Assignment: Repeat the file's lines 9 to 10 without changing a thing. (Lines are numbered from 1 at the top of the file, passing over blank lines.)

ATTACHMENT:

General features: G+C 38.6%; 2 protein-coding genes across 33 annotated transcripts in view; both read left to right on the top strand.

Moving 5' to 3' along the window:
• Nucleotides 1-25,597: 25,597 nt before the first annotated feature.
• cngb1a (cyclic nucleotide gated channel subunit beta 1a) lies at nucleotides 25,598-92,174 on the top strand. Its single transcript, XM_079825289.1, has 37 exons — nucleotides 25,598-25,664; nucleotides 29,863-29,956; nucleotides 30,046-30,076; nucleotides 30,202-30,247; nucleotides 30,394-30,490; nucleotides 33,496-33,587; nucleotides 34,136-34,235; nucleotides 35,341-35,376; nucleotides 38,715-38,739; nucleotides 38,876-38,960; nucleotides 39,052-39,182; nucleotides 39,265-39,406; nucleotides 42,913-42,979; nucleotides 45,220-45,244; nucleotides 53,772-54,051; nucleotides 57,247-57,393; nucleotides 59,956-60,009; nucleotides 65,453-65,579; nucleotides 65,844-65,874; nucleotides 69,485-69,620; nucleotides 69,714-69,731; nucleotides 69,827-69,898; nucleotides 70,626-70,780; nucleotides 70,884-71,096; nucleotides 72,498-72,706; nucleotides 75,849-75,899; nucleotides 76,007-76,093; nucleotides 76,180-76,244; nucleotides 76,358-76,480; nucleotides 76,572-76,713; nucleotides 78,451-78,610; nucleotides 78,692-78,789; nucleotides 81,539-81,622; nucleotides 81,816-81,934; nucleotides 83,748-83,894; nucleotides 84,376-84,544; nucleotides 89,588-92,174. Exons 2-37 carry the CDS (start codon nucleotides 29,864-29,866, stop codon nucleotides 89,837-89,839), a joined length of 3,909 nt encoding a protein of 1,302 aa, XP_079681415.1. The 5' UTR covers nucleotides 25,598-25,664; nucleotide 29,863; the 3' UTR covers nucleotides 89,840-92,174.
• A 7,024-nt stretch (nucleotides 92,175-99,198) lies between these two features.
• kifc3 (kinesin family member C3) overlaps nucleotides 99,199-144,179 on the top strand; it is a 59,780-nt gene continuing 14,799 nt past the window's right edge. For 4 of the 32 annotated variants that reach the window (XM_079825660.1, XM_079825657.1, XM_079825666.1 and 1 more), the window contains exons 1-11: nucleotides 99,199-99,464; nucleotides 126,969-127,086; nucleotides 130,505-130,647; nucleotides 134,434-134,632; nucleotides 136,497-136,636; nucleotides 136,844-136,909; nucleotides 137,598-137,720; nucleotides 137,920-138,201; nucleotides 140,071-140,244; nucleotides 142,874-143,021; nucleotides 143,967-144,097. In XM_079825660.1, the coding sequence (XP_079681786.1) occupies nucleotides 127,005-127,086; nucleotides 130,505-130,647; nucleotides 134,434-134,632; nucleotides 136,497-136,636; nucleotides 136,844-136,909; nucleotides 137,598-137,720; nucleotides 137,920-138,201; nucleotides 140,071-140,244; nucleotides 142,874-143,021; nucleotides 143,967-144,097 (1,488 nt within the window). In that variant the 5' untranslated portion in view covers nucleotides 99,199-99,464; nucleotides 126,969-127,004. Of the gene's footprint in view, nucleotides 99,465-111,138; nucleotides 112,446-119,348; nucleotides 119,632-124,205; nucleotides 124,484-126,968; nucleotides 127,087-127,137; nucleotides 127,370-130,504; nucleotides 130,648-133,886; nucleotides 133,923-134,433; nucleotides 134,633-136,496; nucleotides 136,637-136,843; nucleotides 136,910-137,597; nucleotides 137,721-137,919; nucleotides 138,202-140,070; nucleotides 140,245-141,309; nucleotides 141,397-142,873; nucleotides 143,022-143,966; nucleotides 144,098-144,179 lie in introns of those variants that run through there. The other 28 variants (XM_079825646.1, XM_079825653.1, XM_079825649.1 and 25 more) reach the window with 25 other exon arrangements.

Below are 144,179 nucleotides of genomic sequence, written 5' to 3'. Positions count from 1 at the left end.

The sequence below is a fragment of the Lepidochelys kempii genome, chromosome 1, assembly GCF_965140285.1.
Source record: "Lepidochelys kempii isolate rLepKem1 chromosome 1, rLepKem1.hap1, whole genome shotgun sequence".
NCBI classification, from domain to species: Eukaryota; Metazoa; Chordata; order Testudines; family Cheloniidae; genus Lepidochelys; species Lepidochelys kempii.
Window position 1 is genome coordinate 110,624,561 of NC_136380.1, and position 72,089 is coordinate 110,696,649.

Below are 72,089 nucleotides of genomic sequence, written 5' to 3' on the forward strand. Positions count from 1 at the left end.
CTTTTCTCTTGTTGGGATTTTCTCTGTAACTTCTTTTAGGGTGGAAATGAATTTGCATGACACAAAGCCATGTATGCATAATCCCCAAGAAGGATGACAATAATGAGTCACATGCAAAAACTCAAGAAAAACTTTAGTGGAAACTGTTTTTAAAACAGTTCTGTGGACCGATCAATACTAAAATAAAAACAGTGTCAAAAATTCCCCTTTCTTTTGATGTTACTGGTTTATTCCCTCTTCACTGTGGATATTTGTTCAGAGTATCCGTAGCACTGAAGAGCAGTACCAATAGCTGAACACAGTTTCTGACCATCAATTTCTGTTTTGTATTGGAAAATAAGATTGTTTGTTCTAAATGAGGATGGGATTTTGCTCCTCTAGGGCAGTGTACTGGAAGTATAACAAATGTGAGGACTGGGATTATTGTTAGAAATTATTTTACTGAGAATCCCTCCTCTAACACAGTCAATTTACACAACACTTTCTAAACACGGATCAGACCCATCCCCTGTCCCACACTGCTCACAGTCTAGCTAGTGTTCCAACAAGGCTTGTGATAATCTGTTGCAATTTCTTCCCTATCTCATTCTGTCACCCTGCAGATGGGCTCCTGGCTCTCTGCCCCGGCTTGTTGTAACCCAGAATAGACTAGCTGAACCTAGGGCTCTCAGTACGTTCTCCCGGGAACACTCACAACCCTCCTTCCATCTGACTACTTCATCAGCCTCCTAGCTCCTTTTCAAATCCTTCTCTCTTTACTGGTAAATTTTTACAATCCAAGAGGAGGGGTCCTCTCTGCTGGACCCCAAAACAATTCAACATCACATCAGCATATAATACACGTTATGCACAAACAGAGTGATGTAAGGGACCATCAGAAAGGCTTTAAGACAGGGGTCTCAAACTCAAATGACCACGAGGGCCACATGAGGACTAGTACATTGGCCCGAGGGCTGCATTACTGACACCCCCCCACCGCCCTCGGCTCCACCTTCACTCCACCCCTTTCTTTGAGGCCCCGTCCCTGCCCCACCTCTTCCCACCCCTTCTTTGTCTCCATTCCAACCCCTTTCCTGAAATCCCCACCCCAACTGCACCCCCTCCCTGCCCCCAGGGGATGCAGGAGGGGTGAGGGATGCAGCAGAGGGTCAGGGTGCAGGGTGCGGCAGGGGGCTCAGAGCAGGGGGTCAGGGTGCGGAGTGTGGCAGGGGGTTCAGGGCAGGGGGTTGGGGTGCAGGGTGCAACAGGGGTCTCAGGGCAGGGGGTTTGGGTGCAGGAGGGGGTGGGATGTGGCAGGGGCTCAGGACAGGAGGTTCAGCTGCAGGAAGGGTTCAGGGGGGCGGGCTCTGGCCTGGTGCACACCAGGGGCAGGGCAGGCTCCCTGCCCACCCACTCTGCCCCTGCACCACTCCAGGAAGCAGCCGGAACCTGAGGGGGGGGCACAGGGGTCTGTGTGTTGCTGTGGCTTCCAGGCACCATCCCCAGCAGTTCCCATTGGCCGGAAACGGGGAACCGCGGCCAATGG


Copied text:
Source record: "Lepidochelys kempii isolate rLepKem1 chromosome 1, rLepKem1.hap1, whole genome shotgun sequence".
NCBI classification, from domain to species: Eukaryota; Metazoa; Chordata; order Testudines; family Cheloniidae; genus Lepidochelys; species Lepidochelys kempii.